Excuses, Rationalizations and Misrepresentations
There is perhaps no contemporary foreign policy pundit I like less than Charles Krauthammer. Not only is he one of the most prominent defenders of the neo-con view of the world, but his overbearing language is also like an electric garage door opener that needs to be oiled. In this piece for the AEI he makes two critical errors that no respectable opinion columist should.
First, and I'm really sick of this, he characterizes all people who do not want the U.S. flying all around the world solving problems as simple minded isolationist bigots like Pat Buchanan. If there is one reason that libertarians and classical liberals need to stand up and shout more loudly in public debates it's because the right is trying to demean and ignore us. Is he not aware of the widely held view that someone can oppose foreign military adventures and still support free trade and open immigration? Has he, like every neo-con I seem to encounter these days, decided to simply ignore us like foolish children? Why do Republicans wonder why libertarians are becoming increasingly disenchanted with their politics if they decide not to listen to us, and in the case of this column simply misrepresent us?
Second, like every neo-con I've ever heard, he cannot and will not say what he really thinks about why the neo-con view of the world is not merely an update of Wilson's interventionism of the early 20th century. I won't make judgements on Krauthammer's character. I don't know him well enough to go that far. But it seems to me that for most neo-cons the decision to impose some vague form of"our way of life" is based largely on questions of wealth and race. We don't need to start democracy in Africa because, well, they are, you know....hint, hint. The Arab world has oil. Get it?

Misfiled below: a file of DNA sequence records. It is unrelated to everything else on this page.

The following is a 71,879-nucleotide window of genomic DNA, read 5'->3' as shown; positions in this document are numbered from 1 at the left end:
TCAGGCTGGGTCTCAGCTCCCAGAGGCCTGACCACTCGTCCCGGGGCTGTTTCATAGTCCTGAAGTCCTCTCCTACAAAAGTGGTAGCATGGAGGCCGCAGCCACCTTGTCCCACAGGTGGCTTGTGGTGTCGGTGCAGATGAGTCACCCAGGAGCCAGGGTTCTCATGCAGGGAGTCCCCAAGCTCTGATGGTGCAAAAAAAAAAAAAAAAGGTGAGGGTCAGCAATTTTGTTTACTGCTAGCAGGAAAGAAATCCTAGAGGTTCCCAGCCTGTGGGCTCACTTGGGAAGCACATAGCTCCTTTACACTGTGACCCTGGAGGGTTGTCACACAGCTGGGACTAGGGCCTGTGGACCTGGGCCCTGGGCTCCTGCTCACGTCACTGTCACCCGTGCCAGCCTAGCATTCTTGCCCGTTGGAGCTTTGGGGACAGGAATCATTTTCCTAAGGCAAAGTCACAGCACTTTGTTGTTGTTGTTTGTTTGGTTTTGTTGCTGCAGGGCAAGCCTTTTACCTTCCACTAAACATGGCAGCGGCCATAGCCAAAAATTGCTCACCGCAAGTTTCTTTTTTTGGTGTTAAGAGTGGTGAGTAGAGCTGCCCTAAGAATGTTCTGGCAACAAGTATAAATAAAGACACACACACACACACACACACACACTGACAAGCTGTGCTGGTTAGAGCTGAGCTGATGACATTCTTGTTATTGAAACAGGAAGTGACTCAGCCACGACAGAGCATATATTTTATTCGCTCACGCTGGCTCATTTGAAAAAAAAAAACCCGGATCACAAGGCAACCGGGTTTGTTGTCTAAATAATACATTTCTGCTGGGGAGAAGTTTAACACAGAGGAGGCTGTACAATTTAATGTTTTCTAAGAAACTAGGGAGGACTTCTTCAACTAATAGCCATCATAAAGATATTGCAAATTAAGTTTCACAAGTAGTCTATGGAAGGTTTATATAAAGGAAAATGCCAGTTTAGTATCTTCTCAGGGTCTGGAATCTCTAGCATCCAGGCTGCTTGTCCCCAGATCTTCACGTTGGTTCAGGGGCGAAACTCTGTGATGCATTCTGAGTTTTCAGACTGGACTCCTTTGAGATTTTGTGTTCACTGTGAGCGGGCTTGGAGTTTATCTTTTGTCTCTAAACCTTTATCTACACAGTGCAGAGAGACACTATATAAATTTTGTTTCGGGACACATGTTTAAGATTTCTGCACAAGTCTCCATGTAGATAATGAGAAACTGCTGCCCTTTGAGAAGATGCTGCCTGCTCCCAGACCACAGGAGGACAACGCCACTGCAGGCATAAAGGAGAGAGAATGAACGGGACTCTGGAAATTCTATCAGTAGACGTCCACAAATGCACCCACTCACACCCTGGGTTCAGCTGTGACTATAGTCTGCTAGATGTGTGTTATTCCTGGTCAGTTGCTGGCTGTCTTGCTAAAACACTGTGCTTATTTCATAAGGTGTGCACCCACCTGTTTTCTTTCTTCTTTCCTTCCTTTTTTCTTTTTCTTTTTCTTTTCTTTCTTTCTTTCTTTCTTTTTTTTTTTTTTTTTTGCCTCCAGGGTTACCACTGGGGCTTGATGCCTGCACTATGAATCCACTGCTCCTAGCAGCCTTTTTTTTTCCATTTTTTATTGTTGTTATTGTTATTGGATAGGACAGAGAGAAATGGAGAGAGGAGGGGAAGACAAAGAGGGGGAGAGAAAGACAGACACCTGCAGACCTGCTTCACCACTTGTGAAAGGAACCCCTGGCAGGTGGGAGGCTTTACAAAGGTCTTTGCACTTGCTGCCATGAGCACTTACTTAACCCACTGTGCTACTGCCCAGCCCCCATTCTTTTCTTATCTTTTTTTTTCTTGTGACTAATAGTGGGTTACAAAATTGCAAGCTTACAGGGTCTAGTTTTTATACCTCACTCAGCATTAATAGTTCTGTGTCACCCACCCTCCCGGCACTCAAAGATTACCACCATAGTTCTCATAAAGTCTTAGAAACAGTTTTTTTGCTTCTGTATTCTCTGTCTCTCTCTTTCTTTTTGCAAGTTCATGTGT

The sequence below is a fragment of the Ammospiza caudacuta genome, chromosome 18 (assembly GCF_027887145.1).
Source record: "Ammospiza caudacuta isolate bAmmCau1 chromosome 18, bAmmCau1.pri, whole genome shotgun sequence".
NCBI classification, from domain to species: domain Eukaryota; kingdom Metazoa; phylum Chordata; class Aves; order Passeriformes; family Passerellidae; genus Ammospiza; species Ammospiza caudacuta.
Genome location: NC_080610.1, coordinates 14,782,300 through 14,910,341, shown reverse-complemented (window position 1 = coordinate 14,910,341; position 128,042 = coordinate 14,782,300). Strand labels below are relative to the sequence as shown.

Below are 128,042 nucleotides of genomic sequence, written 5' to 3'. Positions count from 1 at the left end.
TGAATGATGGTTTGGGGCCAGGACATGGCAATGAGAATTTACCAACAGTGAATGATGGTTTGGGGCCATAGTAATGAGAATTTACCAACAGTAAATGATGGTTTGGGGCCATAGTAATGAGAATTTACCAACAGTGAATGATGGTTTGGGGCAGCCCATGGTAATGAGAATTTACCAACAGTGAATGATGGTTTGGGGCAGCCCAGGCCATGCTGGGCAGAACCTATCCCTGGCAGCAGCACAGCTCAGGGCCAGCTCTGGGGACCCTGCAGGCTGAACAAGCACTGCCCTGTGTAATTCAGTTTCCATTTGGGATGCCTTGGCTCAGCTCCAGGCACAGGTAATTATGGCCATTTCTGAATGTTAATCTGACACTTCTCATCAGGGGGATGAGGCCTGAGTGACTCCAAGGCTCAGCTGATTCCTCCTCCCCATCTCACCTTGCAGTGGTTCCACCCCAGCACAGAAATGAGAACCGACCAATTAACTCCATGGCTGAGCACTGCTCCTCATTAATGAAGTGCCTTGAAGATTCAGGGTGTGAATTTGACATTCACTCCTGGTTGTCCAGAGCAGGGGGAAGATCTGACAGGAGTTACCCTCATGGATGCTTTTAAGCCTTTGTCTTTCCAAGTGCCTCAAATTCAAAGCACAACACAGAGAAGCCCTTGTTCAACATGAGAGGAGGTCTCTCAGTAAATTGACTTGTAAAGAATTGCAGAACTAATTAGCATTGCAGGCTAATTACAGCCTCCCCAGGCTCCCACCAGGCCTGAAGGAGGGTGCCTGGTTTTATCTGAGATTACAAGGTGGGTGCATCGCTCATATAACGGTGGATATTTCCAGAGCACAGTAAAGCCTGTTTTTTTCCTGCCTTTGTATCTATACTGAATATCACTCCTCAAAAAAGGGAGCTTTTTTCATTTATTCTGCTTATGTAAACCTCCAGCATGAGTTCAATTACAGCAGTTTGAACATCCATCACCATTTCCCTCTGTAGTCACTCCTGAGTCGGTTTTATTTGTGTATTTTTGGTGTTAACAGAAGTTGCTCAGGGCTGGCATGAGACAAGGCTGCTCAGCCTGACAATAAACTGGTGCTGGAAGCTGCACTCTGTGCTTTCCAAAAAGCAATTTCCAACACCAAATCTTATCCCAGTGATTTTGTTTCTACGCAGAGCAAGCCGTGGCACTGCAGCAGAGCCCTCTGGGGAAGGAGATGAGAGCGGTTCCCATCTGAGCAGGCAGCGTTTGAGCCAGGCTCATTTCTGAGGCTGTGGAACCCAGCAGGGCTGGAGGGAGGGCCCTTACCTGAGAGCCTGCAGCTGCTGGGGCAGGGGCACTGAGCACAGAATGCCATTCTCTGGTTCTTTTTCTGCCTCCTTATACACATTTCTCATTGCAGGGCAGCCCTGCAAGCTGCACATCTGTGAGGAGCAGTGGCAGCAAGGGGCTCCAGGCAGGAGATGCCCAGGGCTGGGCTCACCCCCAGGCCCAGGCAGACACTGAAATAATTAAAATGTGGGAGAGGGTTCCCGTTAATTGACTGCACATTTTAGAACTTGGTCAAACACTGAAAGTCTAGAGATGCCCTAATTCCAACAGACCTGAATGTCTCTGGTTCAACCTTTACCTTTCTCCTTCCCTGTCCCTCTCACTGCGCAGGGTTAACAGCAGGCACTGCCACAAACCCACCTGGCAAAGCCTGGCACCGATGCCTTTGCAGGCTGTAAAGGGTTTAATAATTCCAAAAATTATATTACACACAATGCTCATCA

Yeah, I get it. Black lives aren't worth saving. Arabs probably aren't either, but more importantly we need the oil. I'll make any neo-con out there a bet. There will be more freedom in Africa within our lifetimes than anywhere the U.S. continues to meddle like Iraq or Afghanstan. One caveat: once Iraq breaks up into three separate countries, democracy in the Kurdish part doesn't count because the Kurds already have democracy there without our help.
- Thomas Slaughter interviewed about his new book on the American Revolution
- Historian Michael Ignatieff writes a memoir explaining why he failed in politics
- Olivia Remie Constable, director of the Medieval Institute at Notre Dame since 2009, passes away
- Arizona Historical Society soon could be history
- Yale's Donald Kagan says students need to study Western civilization